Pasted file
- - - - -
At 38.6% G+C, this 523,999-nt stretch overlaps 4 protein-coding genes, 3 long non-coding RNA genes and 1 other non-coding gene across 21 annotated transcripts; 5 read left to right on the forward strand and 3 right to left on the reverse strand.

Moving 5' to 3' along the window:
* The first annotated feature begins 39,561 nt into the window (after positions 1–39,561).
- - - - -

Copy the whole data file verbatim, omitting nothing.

At 38.6% G+C, this 523,999-nt stretch overlaps 4 protein-coding genes, 3 long non-coding RNA genes and 1 other non-coding gene across 21 annotated transcripts; 5 read left to right on the forward strand and 3 right to left on the reverse strand.

Moving 5' to 3' along the window:
* The first annotated feature begins 39,561 nt into the window (after positions 1–39,561).